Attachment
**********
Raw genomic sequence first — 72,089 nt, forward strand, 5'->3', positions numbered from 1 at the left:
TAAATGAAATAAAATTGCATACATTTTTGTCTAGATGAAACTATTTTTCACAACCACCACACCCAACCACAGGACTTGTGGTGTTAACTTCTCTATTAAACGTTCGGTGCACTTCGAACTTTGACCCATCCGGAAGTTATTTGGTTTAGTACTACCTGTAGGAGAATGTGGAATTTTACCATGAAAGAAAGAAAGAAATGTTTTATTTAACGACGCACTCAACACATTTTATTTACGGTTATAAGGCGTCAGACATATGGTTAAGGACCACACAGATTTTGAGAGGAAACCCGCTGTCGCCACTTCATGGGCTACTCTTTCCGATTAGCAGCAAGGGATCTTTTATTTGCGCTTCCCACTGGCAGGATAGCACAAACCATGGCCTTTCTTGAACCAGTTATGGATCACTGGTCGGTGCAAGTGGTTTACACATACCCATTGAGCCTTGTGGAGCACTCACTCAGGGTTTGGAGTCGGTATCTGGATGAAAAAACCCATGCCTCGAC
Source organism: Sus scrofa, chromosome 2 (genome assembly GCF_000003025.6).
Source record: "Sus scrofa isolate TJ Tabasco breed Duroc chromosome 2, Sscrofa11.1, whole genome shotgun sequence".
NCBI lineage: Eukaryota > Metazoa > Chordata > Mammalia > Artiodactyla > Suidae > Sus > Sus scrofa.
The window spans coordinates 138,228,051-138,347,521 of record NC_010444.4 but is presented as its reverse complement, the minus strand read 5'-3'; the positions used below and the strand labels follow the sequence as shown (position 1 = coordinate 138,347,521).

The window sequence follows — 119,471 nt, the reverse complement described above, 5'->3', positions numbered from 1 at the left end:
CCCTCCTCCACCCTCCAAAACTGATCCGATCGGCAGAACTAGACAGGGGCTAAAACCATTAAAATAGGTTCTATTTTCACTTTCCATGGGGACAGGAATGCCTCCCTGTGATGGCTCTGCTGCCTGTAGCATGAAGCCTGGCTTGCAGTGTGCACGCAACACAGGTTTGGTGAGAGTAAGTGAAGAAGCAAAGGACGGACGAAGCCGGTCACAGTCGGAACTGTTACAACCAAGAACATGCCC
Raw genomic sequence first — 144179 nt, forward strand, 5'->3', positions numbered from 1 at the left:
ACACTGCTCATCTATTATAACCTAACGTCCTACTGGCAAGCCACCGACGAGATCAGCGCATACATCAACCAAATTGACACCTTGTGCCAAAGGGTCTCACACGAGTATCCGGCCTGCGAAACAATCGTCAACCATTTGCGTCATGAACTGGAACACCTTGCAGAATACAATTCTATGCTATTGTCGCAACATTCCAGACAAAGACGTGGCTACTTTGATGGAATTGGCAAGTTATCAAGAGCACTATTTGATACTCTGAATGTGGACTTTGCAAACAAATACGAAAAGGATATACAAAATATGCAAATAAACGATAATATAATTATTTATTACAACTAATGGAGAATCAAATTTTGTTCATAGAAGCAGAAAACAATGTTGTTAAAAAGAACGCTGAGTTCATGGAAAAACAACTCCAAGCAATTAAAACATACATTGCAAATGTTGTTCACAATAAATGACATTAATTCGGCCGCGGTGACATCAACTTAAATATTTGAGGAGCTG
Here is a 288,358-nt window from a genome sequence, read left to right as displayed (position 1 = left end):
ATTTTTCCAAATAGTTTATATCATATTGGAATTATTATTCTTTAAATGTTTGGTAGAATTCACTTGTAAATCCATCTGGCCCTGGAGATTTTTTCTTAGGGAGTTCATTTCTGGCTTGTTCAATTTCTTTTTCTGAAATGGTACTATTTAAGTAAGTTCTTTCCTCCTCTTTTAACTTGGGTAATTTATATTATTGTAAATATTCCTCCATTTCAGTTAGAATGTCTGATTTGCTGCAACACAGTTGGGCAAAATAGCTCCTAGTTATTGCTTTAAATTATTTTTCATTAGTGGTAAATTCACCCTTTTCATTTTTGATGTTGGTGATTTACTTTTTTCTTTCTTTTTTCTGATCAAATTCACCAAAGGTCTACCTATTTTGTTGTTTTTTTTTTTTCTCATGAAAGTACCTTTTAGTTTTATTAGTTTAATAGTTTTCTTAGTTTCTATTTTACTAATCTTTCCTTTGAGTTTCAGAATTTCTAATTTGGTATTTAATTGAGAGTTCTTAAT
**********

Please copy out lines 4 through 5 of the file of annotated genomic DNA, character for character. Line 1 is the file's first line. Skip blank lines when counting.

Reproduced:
Source record: "Sus scrofa isolate TJ Tabasco breed Duroc chromosome 2, Sscrofa11.1, whole genome shotgun sequence".
NCBI lineage: Eukaryota > Metazoa > Chordata > Mammalia > Artiodactyla > Suidae > Sus > Sus scrofa.